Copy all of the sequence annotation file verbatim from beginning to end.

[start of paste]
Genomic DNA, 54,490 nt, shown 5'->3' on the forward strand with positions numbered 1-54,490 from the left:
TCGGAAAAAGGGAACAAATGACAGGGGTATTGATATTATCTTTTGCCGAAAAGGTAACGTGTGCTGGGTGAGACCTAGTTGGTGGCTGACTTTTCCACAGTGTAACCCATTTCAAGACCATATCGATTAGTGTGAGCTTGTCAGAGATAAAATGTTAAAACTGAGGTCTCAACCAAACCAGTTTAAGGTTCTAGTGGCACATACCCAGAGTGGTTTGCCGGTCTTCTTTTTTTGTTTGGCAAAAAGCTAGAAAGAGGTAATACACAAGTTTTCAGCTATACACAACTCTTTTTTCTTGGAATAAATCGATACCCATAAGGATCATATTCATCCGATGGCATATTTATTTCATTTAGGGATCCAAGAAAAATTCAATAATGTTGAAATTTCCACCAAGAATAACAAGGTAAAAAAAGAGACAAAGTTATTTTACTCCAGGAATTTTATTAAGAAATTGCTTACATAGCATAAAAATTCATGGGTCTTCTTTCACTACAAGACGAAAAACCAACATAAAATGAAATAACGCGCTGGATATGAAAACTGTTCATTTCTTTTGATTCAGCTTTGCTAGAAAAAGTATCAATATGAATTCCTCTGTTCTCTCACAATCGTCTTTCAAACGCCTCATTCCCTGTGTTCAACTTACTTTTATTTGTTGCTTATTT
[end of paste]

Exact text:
Genomic DNA, 54,490 nt, shown 5'->3' on the forward strand with positions numbered 1-54,490 from the left:
TCGGAAAAAGGGAACAAATGACAGGGGTATTGATATTATCTTTTGCCGAAAAGGTAACGTGTGCTGGGTGAGACCTAGTTGGTGGCTGACTTTTCCACAGTGTAACCCATTTCAAGACCATATCGATTAGTGTGAGCTTGTCAGAGATAAAATGTTAAAACTGAGGTCTCAACCAAACCAGTTTAAGGTTCTAGTGGCACATACCCAGAGTGGTTTGCCGGTCTTCTTTTTTTGTTTGGCAAAAAGCTAGAAAGAGGTAATACACAAGTTTTCAGCTATACACAACTCTTTTTTCTTGGAATAAATCGATACCCATAAGGATCATATTCATCCGATGGCATATTTATTTCATTTAGGGATCCAAGAAAAATTCAATAATGTTGAAATTTCCACCAAGAATAACAAGGTAAAAAAAGAGACAAAGTTATTTTACTCCAGGAATTTTATTAAGAAATTGCTTACATAGCATAAAAATTCATGGGTCTTCTTTCACTACAAGACGAAAAACCAACATAAAATGAAATAACGCGCTGGATATGAAAACTGTTCATTTCTTTTGATTCAGCTTTGCTAGAAAAAGTATCAATATGAATTCCTCTGTTCTCTCACAATCGTCTTTCAAACGCCTCATTCCCTGTGTTCAACTTACTTTTATTTGTTGCTTATTT